Vousden’s inner demons

Thought for the Day
Don’t test the depth of the water with both feet

Letting the Mask Slip
Is the smiling, cheerful image that pro golfers exude really all there is, or can they occasionally reveal a darker side?

It is only human to want to be liked, so we work, to varying degrees, to show the world the version of ourselves we want it to see. When an elderly, slow-moving person temporarily halts our progress we don’t kick them out of the way (unless you’re Vijay Singh). Or if someone completely misunderstands something we say, we try to smile and ignore their mistake, rather than say: ‘No, you fatuous dummy, that’s not what I meant.’ This ‘nicer’ version of ourselves is something we all have to project in order to co-exist amicably with the rest of humanity, it’s an essential part of the lubricant that oils any kind of social interaction. Life would be a nightmare if everyone said exactly what was on their mind or did whatever they chose.

Pro golfers are no different. They smile for the cameras, sign autographs and pose for pictures with fans and, with the exception of Tiger Woods, try hard not to fling clubs in anger or swear in the vicinity of directional microphones (which, during a tournament are pretty much everywhere). But every now and then this carefully constructed mask slips a little and we glimpse the dark side – the more selfish, less hospitable inner self that we all have but which remains largely hidden.

Take Phil Mickelson, for example. He has worked tirelessly (or maybe it comes naturally) to smile, doff his cap or give a thumbs-up gesture whenever he’s applauded. And he is well-known for spending far more time after his round than most other golfers, trying to accommodate as many fan demands as possible. Just occasionally, however, we catch a glimpse of a different Phil.

At the press conference concluding the 2014 Ryder Cup at Gleneagles, he threw his captain, Tom Watson, under a bus, essentially blaming his strategy for the scale of America’s defeat. It wasn’t direct, he simply compared the event to the 2008 contest (which America won), and cited many of then captain Paul Azinger’s strategic masterstrokes, and in the process, implicitly and unfavourably compared them with Watson’s decisions. What it boiled down to was case of sour grapes – Phil twice lobbied Watson to be included in the Saturday foursomes and was refused. The two things may be unrelated, of course, and if you believe that: Come here, I’ve got a bridge I want to sell you.

Four years later, in the US Open at Shinnecock Hills, Mickelson over-hit a putt on the 13th hole that was destined to run down a slope and off the green, so he raced after it and hit a moving ball, which he knew was against the rules. After the round he said: ‘It was meant to take advantage of the rules as best as you can. In that situation, I was just going back and forth. I’d gladly take the two shots over continuing that display.’ He even seemed proud that his knowledge of the rules allowed him to pull a fast one.

Naturally, it’s a matter of interpretation but to my mind, deliberately breaking a rule in order to gain an advantage is cheating. Phil did later apologise.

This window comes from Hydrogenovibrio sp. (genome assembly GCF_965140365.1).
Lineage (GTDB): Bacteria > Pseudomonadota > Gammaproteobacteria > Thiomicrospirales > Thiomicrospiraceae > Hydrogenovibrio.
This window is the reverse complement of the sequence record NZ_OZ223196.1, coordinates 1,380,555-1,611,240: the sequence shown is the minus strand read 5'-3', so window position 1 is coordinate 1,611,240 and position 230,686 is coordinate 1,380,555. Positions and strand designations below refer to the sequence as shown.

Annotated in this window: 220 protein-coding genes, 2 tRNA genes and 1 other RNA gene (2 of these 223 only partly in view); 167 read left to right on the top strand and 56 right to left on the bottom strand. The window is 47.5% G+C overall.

Then there’s Mr Genial Amiability, Matt Kuchar, who perambulates his way around the golf course with the insouciant, sunny and smiling air of a man who has just won the lottery, out for a stroll with a supermodel on each arm. He positively radiates good ‘ol deep south American charm (he was born in Florida) and it’s almost impossible to find a photograph in which he’s not grinning.

But hold on a cotton pickin’ minute. Is this the same Matt Kuchar who tried to stiff a Mexican caddie out of a fair payday? In the 2018 Mayakoba Golf Classic, Kuchar used David Ortiz, a local caddie and, after winning the event, and $1.3 million, slipped his man $5,000. A caddie can usually expect up to 10% of winnings. Smiling Matt poured petrol onto flames with his comment: ‘For a guy who makes $200 a day, a $5,000 week is a really big week.’ He added: ‘I certainly don’t lose any sleep over this.’

Some days later, like Mickelson, he issued an apology and stumped up $50,000 for the caddie but also like Mickelson, you were left wondering: Did he belatedly issue his mea culpa because he believed it, or in response to almost universal criticism? In short, did they both bow to the court of public opinion, rather than feel true remorse?

And Matt has form. In early 2019, he and Sergio Garcia were fighting out a quarter-final match in the WGC-Dell Technologies Match Play. On the 7th hole Sergio’s putt came to rest a couple of inches from the hole, he walked up and backhanded it but the ball lipped out. Kuchar said: ‘Sergio, I didn’t say anything [to concede the putt], I’m not sure how this works out.’

The first bit of that statement is fine and because Garcia didn’t give his opponent a chance to concede (which he surely would have done), it was Sergio’s fault and he should have carried the can for his own stupid error. But the second part of Kuchar’s statement, that he didn’t know how they should proceed, is blatant horseradish. It is impossible to think he didn’t know exactly what the consequences were and to hide behind the need to consult a rules official was simply an effort to distance himself from his own actions. And when that happens, it’s usually because someone has done something of which they’re ashamed, or at least should be.

I was going to add a few stories about that genial, twinkly-eyed Irishman Darren Clarke but don’t have enough room – he deserves a chapter of his own.

Quote of the Week
The chief reaction among amateurs to poor putting, it seems to me, is exasperation, combined with a sort of vague hope that, by some kind of mini-miracle, it will all have gotten better by the next time they play.
Jack Nicklaus

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